I was warned not to use flexible pipe on any sharp bends or for any more than a meter length as it supposedly creates turbulence and restricts the flow (don't know how significant that is). The semi-flexible has an extra layer on the inside that is much smoother - but then that is narrower (70mm e.d.) and probably sued in longer lengths since it goes to each room from a central location (some runs as 15m).

If you attic is warmer than outside beware of getting condensation on the inlet pipe especially  during still frosty periods. Don't know whether that can be a real problem or not, but again I was warned about that however ours is within the thermal envelope right upto going through the wall, so would be much more prone. As a result our pipes to theoutside are wrapped with polystyrene (about 1") and then rockwool above and below (150mm pipe runs between the joists). 
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todthedog
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« Reply #8 on: August 31, 2020, 01:10:28 PM »

Cracking Stig genuflect
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Kidwelly South Wales
Stig
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« Reply #9 on: August 31, 2020, 04:13:03 PM »

Well done Stig. Would it be less efficient without the dog-leg dividers?

That was my thinking, I was trying to get the longest counter-flow path I could and I needed to put in a central support to stop the stack sagging anyway.  From what I've read a cross-flow design might have 60% efficiency, I'm hoping this is around 90% but I'm not nerdy enough to try to measure it!

Also, forgot to mention that each fan only takes 1W at full speed so very lower power draw.
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pantsmachine
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« Reply #10 on: September 03, 2020, 12:12:57 PM »

Wow, That's a truly epic bit of DIY. Deeply impressed and looking forward to hearing on its performance,  genuflect
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8.045kWh PV system with Solar edge
7.2kWh Pylon tech battery storage
18kWh Heater Storage
Solar I boost charging 12kWh 210 ltr OSO system tank
Deep insulation, air leak controlled home
Zoned & Balanced CH wet system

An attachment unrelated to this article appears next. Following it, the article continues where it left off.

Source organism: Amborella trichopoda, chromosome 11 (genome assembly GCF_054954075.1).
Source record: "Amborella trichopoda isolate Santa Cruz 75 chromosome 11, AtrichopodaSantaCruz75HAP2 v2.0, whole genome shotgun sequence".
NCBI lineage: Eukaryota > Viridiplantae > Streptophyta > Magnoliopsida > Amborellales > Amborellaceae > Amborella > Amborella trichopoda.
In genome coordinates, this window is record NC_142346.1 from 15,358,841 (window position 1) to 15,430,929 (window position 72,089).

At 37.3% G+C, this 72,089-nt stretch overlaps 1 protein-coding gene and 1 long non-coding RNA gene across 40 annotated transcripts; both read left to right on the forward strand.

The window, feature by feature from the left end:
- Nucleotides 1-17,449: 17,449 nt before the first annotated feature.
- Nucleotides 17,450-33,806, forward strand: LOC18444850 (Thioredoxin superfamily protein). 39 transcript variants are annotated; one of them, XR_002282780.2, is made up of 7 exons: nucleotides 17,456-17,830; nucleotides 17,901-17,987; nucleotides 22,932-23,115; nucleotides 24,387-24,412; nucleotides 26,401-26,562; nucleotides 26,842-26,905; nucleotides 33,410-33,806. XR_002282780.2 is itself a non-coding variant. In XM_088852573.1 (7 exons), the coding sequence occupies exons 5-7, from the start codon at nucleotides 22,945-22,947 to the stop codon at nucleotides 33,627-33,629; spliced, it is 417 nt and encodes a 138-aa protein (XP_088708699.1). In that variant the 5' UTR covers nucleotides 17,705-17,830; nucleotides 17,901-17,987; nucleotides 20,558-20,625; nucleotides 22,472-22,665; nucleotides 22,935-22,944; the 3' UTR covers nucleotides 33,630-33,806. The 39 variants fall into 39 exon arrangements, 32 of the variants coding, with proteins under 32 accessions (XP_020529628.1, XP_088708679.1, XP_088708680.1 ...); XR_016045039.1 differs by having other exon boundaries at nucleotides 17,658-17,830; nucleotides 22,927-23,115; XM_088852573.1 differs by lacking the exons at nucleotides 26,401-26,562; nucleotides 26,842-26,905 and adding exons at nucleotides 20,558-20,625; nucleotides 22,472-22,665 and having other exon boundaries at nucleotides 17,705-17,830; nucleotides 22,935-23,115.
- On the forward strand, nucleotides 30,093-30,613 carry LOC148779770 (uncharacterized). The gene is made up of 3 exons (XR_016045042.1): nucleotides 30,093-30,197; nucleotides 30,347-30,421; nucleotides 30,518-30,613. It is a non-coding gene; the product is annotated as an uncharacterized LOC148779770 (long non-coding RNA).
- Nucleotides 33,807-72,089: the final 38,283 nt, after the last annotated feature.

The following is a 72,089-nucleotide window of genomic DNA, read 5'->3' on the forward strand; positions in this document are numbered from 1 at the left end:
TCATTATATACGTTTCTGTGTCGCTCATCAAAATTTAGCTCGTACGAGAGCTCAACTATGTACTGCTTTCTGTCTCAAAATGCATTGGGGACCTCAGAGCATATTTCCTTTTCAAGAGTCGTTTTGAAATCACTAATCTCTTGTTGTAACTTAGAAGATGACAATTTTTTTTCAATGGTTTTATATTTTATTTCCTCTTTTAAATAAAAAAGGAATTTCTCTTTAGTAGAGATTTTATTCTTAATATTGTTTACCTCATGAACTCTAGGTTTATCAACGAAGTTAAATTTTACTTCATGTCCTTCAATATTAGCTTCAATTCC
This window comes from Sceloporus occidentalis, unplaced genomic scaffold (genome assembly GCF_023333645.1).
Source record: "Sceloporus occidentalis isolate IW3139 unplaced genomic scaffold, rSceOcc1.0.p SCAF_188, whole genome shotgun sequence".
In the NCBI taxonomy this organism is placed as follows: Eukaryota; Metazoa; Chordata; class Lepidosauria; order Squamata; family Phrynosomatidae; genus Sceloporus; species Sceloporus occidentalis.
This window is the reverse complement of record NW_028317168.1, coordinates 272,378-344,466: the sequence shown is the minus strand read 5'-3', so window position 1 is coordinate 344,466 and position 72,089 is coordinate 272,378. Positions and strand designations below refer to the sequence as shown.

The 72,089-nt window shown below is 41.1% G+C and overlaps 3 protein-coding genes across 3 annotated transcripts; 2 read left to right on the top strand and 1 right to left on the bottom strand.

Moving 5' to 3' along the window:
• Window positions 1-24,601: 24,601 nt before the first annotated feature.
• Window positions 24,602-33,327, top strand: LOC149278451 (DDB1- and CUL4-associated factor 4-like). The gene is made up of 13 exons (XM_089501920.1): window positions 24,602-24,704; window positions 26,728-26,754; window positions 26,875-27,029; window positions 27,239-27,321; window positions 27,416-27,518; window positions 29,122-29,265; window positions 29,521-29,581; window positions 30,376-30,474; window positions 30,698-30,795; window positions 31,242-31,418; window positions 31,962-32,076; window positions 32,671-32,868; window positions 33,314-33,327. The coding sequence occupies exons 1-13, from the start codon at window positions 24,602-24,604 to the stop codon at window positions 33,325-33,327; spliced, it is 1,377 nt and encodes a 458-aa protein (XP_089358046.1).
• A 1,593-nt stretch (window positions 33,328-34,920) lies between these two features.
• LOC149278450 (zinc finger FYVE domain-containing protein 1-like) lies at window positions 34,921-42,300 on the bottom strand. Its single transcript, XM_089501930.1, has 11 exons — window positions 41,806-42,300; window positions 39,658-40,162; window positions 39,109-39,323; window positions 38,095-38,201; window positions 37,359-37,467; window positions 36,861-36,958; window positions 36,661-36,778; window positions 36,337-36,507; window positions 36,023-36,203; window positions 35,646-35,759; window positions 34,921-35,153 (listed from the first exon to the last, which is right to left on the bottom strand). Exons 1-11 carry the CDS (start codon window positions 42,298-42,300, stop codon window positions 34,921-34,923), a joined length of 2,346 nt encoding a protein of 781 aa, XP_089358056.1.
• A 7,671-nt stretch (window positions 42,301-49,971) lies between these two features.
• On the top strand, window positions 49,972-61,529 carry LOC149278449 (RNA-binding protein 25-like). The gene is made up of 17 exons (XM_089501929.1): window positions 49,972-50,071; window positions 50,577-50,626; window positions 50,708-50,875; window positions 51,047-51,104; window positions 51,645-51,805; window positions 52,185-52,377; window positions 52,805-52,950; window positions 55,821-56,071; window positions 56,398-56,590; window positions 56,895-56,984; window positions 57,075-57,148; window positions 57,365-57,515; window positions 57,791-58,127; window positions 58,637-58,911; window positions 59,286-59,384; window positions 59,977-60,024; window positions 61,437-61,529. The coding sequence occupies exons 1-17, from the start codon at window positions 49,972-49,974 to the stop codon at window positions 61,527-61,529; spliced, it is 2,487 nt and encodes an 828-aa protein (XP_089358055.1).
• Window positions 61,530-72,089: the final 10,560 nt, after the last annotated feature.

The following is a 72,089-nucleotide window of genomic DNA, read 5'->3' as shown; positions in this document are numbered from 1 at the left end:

Hive 2
Low energy bulbs
24 kW Leaf
Masanobu Fukuoka garden & wooden hot tu
desperate
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Backache stuff!!


WWW
« Reply #11 on: September 12, 2020, 04:09:33 PM »

Brilliant stuff, that's a very worthy project to take on, energy savings and good air quality without spending a load of wonga on hi-tech kit.

Don't forget the updates, I might have to copy that Grin

Desp
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still a crazy old duffer!
AndrewE
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« Reply #12 on: September 12, 2020, 07:51:11 PM »

Looks good, I couldn't realy be sure if I could feel a draft through our MVHR system on low setting, but if I put a piece of paper over he inlet in the bathrooms it would stay put, whereas if the system was off it would just fall.

I was warned not to use flexible pipe on any sharp bends or for any more than a meter length as it supposedly creates turbulence and restricts the flow (don't know how significant that is). The semi-flexible has an extra layer on the inside that is much smoother - but then that is narrower (70mm e.d.) and probably sued in longer lengths since it goes to each room from a central location (some runs as 15m).

If your attic is warmer than outside beware of getting condensation on the inlet pipe especially  during still frosty periods. Don't know whether that can be a real problem or not, but again I was warned about that however ours is within the thermal envelope right upto going through the wall, so would be much more prone. As a result our pipes to theoutside are wrapped with polystyrene (about 1") and then rockwool above and below (150mm pipe runs between the joists). 
A friend was warned not to use flexible pipe specifically because all the sags accumulate condensation unless they are effectively inside the room.  His heating engineer friend had been called out to a system which had failed because of the condensate forming water-seals in the U-bends...
Gerry has built his system with all rigid pipes (hung off rafters or propped off ceiling joists with plywood cradles) and tried to get a fall towards the MVHR unit.